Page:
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Tutorial Topic Sections
Intended to be read in sequence

1 - Establishment of the 802.11ac and 802.11ad Standards 6 - QAM Modulation and OFDM Symbols
2 - Transmit Output Power 7 - Comparing 802.11ac and 802.11ad QAM and OFDM Implementation
3 - Oxygen Absorption of RF at 60 GHz 8 - Real-World Expectations for 802.11ac and 802.11ad
4 - Channel Width and Guard Interval 9 - Antenna Differences: Beamsteeering, Gain and Range
5 - MIMO and Implementation of Multiple Spatial Streams 10 - Overall Perspective and Conclusions

QAM Modulation and OFDM Symbols

To transmit data a carrier signal is jiggled around to represent binary 1’s and 0’s – a process called “modulation”. 802.11ad and 802.11ac differ in the degree to which they use the most complex types of modulation. The simplest modulation method is called Binary Phase Shift Keying (BPSK) – bits are represented by shifting carrier phase. In BPSK, one phase shift (or absence of shift) represents 1 bit – BPSK is a simple modulation technique. Bear in mind that simple modulation techniques are more immune to noise disruption than more elaborate schemes. Quadrature Amplitude Modulation (QAM) represents bits by a combination of amplitude and phase shifting – much more elaborate than BPSK. We’ll discuss the implications of 802.11ac having “256-QAM” capabilities while 802.11ad provides the lower bit density “QAM-16” maximum modulation rate. With QAM modulation a group of bits are encoded into a single RF “constellation” and transmitted as a single “pulse”. The more bits represented in a QAM constellation, the more subtle the changes in phase and amplitude of the RF signal “pulse” that’s transmitted. Subtle changes in phase and amplitude can only be recovered (i.e. received properly) if there is very little noise and interference in the environment. As the number of bits represented in a QAM constellation increases the requirements for low noise and low interference increase. If a transmitter doesn’t get ACK’s back for transmitted data then it reduces the modulation complexity. A high-quality radio circuit is required to recover the highest levels of QAM modulation (i.e. a more expensive radio device).

The term “QAM-16” means that 16 different bit patterns can be represented in a single transmitted constellation. The 16 binary values 0000 through 1111 can be represented in a single QAM-16 constellation hence 4 bits per symbol. The term “64-QAM” means 64 bit patterns are represented per constellation : 000000 through 111111 hence 6 bits per constellation. The term “256-QAM” means that an entire 8-bit byte can be represented by a single QAM constellation.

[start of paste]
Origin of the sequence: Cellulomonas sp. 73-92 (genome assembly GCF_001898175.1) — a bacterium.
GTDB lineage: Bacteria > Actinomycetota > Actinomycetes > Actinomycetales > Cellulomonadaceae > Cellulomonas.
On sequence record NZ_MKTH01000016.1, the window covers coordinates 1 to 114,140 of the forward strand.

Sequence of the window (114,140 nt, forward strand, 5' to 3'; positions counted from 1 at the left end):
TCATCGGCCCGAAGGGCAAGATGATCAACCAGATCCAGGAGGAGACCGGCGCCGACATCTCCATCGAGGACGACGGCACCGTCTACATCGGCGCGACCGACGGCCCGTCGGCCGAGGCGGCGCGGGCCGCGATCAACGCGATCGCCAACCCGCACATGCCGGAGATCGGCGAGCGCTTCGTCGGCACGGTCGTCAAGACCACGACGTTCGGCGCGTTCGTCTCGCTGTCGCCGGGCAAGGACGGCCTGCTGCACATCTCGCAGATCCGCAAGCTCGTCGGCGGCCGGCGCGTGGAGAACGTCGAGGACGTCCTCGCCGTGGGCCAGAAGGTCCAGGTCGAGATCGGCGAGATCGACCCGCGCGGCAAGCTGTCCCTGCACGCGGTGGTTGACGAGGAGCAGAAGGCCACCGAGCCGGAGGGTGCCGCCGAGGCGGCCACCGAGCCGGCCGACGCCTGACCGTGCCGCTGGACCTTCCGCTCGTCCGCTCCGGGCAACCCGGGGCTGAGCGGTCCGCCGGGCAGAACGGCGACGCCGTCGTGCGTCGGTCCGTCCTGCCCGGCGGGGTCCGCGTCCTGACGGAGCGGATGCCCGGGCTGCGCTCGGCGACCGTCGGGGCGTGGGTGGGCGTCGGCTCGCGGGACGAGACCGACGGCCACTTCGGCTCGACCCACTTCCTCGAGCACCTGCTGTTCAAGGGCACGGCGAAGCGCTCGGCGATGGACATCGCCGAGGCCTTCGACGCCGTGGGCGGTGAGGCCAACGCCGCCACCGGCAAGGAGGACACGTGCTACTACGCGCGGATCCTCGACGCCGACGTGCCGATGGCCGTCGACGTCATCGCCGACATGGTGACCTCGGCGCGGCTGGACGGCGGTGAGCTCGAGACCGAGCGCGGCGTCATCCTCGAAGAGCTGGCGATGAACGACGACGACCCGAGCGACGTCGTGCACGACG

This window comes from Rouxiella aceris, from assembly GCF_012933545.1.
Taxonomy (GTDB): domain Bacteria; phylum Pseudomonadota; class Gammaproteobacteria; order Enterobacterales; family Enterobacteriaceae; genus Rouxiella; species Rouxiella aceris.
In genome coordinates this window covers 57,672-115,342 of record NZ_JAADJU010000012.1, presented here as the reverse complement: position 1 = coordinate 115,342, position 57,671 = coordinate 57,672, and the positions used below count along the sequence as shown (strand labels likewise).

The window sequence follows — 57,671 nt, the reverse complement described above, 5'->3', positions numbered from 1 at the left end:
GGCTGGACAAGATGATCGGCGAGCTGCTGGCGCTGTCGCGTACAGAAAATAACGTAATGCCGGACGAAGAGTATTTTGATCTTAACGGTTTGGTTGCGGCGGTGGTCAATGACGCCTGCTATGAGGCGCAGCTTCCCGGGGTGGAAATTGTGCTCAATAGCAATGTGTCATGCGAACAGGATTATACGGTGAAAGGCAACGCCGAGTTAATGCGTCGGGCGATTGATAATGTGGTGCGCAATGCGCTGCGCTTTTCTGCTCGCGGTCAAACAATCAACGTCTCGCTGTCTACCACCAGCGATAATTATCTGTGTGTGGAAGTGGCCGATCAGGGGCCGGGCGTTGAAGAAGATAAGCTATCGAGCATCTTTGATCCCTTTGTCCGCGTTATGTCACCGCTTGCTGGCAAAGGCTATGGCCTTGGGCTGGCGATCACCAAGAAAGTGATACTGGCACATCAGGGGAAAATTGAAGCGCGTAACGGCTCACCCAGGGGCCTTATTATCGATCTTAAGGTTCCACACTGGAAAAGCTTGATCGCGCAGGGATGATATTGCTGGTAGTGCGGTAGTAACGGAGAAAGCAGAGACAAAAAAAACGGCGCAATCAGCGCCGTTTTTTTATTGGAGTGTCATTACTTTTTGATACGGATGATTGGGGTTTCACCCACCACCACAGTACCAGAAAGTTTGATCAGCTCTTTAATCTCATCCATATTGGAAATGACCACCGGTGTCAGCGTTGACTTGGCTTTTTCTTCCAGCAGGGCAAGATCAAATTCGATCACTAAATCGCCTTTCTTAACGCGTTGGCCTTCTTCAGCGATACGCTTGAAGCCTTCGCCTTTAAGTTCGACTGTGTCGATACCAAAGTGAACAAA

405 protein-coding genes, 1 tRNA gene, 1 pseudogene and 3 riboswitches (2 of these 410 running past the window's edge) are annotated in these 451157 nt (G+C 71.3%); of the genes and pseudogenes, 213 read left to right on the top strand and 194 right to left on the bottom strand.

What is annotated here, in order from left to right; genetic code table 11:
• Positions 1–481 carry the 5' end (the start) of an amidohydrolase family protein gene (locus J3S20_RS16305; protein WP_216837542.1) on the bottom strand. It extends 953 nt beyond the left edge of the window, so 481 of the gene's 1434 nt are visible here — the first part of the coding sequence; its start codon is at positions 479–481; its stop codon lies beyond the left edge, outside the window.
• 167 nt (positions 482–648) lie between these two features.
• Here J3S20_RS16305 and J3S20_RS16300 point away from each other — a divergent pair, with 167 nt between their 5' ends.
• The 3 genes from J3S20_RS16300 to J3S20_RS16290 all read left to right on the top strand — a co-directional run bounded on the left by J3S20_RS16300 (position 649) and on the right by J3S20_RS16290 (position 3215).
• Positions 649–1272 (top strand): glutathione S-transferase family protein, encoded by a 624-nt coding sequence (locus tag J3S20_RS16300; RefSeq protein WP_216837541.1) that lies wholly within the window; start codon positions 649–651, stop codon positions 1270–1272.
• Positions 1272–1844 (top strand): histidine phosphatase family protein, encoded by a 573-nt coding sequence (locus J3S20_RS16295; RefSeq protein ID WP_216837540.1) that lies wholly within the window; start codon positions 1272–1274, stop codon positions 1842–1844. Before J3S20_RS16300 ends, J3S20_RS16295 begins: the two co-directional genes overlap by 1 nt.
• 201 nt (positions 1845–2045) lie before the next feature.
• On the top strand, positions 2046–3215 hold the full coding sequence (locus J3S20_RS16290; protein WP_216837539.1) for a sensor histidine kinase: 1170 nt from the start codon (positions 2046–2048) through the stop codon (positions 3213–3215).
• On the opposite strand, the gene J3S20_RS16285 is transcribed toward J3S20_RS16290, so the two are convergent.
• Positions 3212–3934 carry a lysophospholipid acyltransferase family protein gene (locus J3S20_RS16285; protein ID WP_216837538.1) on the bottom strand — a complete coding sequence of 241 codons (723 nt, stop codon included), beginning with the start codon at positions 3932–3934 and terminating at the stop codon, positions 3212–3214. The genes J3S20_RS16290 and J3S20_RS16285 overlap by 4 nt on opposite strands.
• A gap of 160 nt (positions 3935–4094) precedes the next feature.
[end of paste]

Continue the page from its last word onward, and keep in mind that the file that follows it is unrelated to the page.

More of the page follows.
To construct a QAM constellation requires that the circuitry adjust both the phase and amplitude of each wave cycle of the transmitted carrier. Adjusting on a per-cycle basis at 2.4 or 5 GHz frequencies is significantly easier than trying to keep up with a 60 GHz frequency. 802.11ac offers up to 256-QAM modulation which can be done because it operates under 6 GHz. Because of the challenges of “keeping up” with a 60 GHz carrier, 802.11ad only offers 64-QAM modulation. Remember that modulation is applied to each carrier wave cycle and a 60 GHz carrier provides 10 times more cycles to modulate than a 6 GHz carrier. There are economic reasons to limit 60 GHz modulation – the price is kept competitive.

In addition to the raw modulation method the actual data bit stream is mathematically adjusted to maximize the probability of successful recovery. Algorithms referred to as “convolution”, “coding” and “Forward Error Correction” (FEC) are applied to the data prior to modulation. In addition to the pre-modulation bit manipulation a number of other techniques are used to improve recovery. When transmitted, multiple QAM constellations are assembled into a single Orthogonal Frequency Division Multiplexing (OFDM) “symbol”. The individual QAM constellations in an OFDM symbol are each constructed using a separate, narrowband carrier frequency called a “subcarrier”. OFDM symbols include some number of “pilot subcarriers” that are used to correlate and synchronize the receiver with the transmitter. Different applications of OFDM (i.e. different standards) specify a different number of pilot subcarriers in each symbol. Pilot subcarriers are overhead in the transmission process – they carry no useful end-user data. There’s an engineering trade-off between increased bit recovery (more pilot subcarriers) and increased bit density (more QAM carriers) in an OFDM symbol.

Let’s summarize: An OFDM symbol consists of multiple QAM subcarriers and interspersed pilot subcarriers. Higher QAM modulation (256-QAM) encodes a higher number of bits but is more sensitive to corruption by noise and interference.